About seven years ago, Joan Baez — singer, activist, icon — decided she was ready.
“I wanted to do what I called an honest legacy,” she said. “Then I realized that to do that, I had to really give up a lot of control over my personal stuff.”
That meant opening up the meticulously sorted archive of family movies, recordings, photos and journal entries that her mother maintained. In the documentary “Joan Baez I Am a Noise,” which was released in October, Baez lays eyes on the trove at the same moment as viewers.
“I just kind of gawked at it in astonishment,” Baez, 82, said. Each time she watches the documentary, “there’s something revelatory,” she added. “It’s been a major learning experience for me.” Baez told us about some of the people, places, activities and music that have fueled the “manic creativity” she’s now experiencing.
I dance in the morning when I get up, on and off through the day, and have a Zoom dance with friends one night a week. We can start at 6 p.m. and quit at 7, instead of starting at 10 and dancing until I drop, which I realize was not that much fun after all, as I am no longer 30 and everything began hurting.
Drawing Upside Down
Upside down is far more interesting to me than right side up. Things otherwise not available to my conscious mind become obvious when I turn the drawing right side up and see what it’s telling me. It can take the place of doodling, though not necessarily. Doodling has its place.
A Certain Tree
I sleep in my big oak tree most nights in the summer. I have a platform 20 feet up, held in place by ropes and bamboo. There’s a ladderlike stair which is way too steep. Having fallen from it once, I now use a climbing harness to get up and down — so my friends won’t live in a constant state of panic and have to try and hide the panic from me. So I won’t worry that they are worried, and we don’t have to talk about it, and I can just get on with my life. The tree is named Frank. He named himself.
Since I quit touring four years ago, I have been in a state of manic creativity: portrait painting, drawing, making prayer sticks, making a documentary and last but not least, finishing up a book of poetry which will be released in the spring. It’s called “When You See My Mother, Ask Her to Dance.” The title poem is a fantasy story of my mother falling in love with a Swedish opera singer, Jussi Bjorling, and him falling for her.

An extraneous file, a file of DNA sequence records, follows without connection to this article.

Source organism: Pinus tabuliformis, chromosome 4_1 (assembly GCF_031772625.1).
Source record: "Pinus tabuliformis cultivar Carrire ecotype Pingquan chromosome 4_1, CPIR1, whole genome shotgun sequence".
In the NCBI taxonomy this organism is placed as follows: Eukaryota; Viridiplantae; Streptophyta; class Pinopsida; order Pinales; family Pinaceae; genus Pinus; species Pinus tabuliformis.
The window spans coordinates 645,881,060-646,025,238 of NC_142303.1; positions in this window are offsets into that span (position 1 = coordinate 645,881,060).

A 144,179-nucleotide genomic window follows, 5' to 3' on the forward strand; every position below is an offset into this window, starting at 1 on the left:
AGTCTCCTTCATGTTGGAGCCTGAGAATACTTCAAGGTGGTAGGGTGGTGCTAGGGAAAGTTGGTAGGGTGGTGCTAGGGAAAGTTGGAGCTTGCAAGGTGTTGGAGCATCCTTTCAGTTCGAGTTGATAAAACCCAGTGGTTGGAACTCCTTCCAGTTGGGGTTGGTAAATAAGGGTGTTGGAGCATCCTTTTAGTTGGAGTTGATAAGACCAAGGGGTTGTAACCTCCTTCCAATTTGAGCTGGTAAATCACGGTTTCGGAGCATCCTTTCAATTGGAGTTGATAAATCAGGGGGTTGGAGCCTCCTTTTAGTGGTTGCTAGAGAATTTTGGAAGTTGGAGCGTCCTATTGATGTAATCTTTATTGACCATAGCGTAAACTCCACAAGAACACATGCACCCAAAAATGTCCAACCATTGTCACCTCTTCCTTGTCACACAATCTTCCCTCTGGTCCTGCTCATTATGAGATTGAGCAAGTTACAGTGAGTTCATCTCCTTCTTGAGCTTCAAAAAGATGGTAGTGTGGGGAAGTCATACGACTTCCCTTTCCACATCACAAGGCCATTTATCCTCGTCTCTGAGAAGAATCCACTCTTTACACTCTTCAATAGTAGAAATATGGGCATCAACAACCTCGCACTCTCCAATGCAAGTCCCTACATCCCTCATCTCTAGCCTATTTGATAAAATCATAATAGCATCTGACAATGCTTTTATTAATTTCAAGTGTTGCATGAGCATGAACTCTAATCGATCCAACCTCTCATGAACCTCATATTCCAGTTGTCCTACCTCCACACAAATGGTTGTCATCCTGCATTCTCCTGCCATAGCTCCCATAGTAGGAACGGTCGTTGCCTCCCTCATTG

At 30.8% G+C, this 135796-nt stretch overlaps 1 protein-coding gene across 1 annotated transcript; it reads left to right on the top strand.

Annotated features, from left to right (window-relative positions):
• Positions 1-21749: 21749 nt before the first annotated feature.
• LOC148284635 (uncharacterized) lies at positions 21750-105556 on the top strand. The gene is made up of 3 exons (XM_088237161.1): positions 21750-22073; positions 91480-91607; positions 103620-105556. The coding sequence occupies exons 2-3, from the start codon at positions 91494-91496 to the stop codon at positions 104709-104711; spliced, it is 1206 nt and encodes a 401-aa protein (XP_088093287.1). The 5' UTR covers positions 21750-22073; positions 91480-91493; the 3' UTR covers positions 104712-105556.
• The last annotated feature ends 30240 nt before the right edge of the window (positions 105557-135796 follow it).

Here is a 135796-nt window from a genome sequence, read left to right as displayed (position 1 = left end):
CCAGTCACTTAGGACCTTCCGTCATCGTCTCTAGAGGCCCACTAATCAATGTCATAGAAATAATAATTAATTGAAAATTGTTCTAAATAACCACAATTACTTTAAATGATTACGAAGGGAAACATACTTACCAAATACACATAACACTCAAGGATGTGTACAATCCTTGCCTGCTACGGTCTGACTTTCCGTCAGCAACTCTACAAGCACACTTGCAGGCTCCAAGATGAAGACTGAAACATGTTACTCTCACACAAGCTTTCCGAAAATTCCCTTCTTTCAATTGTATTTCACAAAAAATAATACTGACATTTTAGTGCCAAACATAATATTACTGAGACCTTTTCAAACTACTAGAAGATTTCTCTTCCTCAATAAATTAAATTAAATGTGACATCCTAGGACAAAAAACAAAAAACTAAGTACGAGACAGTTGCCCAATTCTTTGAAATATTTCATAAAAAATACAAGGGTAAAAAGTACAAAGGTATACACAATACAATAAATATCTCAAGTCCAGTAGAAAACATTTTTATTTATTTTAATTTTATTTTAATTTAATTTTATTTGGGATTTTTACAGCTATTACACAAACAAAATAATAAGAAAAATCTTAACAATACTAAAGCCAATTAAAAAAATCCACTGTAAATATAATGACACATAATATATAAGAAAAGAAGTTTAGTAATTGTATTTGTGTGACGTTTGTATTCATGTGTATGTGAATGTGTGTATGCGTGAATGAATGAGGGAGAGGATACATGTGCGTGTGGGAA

Music I Have Listened to Forever
Jussi Bjorling, the sopranos Joan Sutherland and Kathleen Ferrier, the pianists Glenn Gould and Maurizio Pollini, and the violinist Jascha Heifetz are among the classical favorites I listen to. For nonclassical music I depend on the Gipsy Kings; selected country and western music like Lauren Duski and Sturgill Simpson for the voice; Willie Nelson and Johnny Cash for the soul. I like to put Leonard Cohen on Spotify and see which of my friends and colleagues show up in Spotify’s interpretations. And I’ll listen to anything at all by Andrea Bocelli.
Collecting Eggs From My Beloved Chickens
A fresh egg is a gift from God. Did you know that when it comes out it’s wet? Like a newborn elephant, or sparrow. Or you, or me.
I am a nonreader and now can depend on audiobooks to both entertain and educate me. My favorite book of the last 10 years is “A Gentleman in Moscow,” with “Bel Canto” running a close second. People give me books to read and I just smile blankly and say thank you, and wish I were a reader. I know I’m missing a world of treasures.
Making Good Trouble
I know about the pendulum theory — politics swing left to right, imperfect democracy to fascism — but no one could have predicted the current wrecking ball. What to do about it? Keep your head up, or down if you are passing the Proud Boys on the street, and make good trouble wherever and whenever you can.
Of all the animals and birds which are now disappearing by the billions, I feel closest to the songbirds. They are, after all, my family. My advice is to listen to one bird sing its glorious song — listen hard and treasure it, and no longer expect a chorus.
And then go help someone clean up a river.
He is uniquely funny and can make me laugh as few people can. I’ve given him permission to leave the room when I’m on my deathbed and say, “[Expletive], I wish she’d just get on with it, because she’s driving everybody nuts!” Gabe doesn’t read much either, so he probably won’t see this.